NEW YORK – Nexless Healthcare Technology, a Montreal, Canada-based molecular instrument developer, has created an "all-optical" rapid, lightweight real-time PCR system that incorporates plasmonic nanoparticle thermal cycling. The firm is aiming to develop COVID and other infectious diseases assays for the platform and is also hoping to partner with others on further commercializing the core technology.
Plasmonic gold nanoparticles can enable the near-instantaneous conversion of light to heat. When incorporated into a PCR reaction, they help drive thermal cycling to surprising speeds by simply flashing a light or laser on and off. Despite other entities developing systems using similar core technology, Nexless claims to hold the exclusive rights to the novel PCR method.
Daniel Shamir, the founder and CEO of Nexless, said in a recent interview that the firm's plasmonic PCR system is called Kimera, after a mythical creature with many heads. The four-well system uses plasmonic gold nanoparticle thermal cycling and laser light to achieve PCR within 25 minutes, with early call out at eight minutes for samples with high viral load. The Kimera system accepts any standard 200 microliter tube, weighs 4.3 pounds, and is cloud-connected.
Nexless also is developing a lightweight, single-channel system that it plans to sell for less than $200, which could be used at the point of care, or potentially in the home paired with lyophilized assays.
The plasmonic nanoparticle thermal cycling method was invented more than a decade ago and was originally patented by a team of researchers at McGill University.
Recently, Rover Diagnostics described a similar technological approach.
Nexless holds the exclusive license to the technology from McGill, however, Shamir said. Specifically, the company currently has the exclusive rights to commercially exploit the plasmonic PCR patents, he said, although the IP will not be fully assigned to Nexless until a milestone involving regulatory approval is obtained. The team has also filed to register the patent globally.
Nexless ascertained from PCR market reports that there is a $4 billion opportunity after five years of market penetration, Shamir said, meaning that there would be plenty of potential revenue to go around.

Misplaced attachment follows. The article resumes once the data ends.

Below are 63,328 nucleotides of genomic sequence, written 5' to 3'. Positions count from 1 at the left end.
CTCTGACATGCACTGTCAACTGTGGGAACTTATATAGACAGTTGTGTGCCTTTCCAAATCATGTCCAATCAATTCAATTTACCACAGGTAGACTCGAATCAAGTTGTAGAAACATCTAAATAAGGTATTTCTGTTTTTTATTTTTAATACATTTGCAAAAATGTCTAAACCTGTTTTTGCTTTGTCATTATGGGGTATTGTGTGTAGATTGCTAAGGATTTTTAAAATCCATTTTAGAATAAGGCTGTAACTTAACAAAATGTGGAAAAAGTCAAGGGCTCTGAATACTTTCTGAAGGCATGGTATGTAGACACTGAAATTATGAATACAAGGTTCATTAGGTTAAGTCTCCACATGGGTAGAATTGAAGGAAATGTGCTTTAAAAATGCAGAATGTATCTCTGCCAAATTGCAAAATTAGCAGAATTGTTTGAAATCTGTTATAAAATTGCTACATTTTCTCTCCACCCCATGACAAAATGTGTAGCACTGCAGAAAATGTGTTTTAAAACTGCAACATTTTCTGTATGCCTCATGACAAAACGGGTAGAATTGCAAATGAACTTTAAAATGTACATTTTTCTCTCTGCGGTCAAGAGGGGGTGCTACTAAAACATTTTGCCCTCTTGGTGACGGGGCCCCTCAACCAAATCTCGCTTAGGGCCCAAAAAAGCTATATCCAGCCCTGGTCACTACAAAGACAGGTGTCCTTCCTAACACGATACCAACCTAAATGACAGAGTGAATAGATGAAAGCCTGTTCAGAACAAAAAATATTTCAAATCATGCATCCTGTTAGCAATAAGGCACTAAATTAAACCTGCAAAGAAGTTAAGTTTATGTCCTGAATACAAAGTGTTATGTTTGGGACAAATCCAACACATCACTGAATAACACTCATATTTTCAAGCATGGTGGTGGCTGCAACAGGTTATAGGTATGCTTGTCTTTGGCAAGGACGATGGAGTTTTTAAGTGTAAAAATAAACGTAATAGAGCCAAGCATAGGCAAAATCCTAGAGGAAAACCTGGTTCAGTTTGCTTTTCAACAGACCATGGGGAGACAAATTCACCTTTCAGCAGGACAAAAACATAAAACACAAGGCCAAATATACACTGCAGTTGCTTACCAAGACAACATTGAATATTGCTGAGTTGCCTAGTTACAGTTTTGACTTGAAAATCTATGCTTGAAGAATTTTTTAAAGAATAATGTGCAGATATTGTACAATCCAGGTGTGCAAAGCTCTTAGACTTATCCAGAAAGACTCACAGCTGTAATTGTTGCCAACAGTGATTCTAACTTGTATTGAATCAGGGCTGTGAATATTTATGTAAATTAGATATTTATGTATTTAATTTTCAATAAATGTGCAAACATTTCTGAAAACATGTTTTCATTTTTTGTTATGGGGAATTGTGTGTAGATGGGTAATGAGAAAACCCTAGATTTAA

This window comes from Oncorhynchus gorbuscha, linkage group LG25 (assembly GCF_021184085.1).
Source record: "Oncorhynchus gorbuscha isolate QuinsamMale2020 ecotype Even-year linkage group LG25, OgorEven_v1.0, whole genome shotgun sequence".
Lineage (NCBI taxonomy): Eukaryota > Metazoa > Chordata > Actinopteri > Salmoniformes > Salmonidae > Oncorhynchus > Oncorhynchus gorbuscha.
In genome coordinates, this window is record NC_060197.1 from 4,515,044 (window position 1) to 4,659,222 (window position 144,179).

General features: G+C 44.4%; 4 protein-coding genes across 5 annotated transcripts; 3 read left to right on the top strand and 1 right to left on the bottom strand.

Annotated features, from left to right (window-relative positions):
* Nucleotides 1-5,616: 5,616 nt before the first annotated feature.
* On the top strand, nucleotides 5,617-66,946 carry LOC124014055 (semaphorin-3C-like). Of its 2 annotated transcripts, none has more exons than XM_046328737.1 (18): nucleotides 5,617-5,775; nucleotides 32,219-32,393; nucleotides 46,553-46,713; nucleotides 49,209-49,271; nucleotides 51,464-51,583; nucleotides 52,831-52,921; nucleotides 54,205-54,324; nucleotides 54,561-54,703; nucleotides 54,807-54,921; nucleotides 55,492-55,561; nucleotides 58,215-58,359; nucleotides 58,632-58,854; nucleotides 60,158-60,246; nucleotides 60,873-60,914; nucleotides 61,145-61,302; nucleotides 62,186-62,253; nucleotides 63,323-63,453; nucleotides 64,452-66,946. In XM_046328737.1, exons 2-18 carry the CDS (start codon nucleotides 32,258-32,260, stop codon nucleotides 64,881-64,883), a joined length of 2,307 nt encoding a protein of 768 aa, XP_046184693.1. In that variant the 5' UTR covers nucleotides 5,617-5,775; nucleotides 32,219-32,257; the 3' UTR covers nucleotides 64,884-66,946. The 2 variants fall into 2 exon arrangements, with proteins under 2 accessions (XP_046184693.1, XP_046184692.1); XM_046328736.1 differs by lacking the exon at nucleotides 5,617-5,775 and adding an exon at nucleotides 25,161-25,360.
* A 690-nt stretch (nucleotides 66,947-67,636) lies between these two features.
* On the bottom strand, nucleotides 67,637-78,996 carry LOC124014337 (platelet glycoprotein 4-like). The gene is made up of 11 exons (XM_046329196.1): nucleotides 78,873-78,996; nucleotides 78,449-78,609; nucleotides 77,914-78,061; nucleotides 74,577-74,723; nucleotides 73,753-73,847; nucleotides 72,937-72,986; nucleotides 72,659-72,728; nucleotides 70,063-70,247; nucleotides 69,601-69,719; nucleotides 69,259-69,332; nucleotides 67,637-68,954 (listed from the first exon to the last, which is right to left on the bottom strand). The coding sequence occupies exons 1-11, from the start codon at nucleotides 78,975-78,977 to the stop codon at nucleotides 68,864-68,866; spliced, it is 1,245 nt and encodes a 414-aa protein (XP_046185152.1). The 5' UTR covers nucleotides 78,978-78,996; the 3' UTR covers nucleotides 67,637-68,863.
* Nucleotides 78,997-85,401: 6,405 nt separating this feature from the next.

"We decided early on that this technology would be available for licensing," Shamir said. "The idea was that we make it accessible to assay developers and other manufacturers that could produce [the Kimera] or create other types of devices that use this technology."
To support this aim, Nexless has built a platform for licensing and OEM, and it is particularly keen on collaborating with manufacturers in niche markets that may be interested in plasmonic nanoparticle thermal cycling.
In parallel, Nexless has designed its all-optical PCR instruments in house, "from the ground up," Shamir said, using the plasmonic nanoparticle-based thermal cycling and partnering with a printed circuit board manufacturer to allow Nexless control over the electronics, software, and firmware, as well as the overall manufacturing process.
From smart building tech to PCR
Scientific and healthcare instrument developers are typically business people with a love of science, or vice versa. Prior to founding Nexless, Shamir was a construction project manager and real-estate investor with a focus on smart building technologies.
He had recently sold a smart building technology joint venture with Terminus Group in China for $980 million when he became ill and was diagnosed with Graves' disease.
Shamir said he was so grateful to his endocrinologist, Mark Trifiro, for helping him that he "wanted to give back."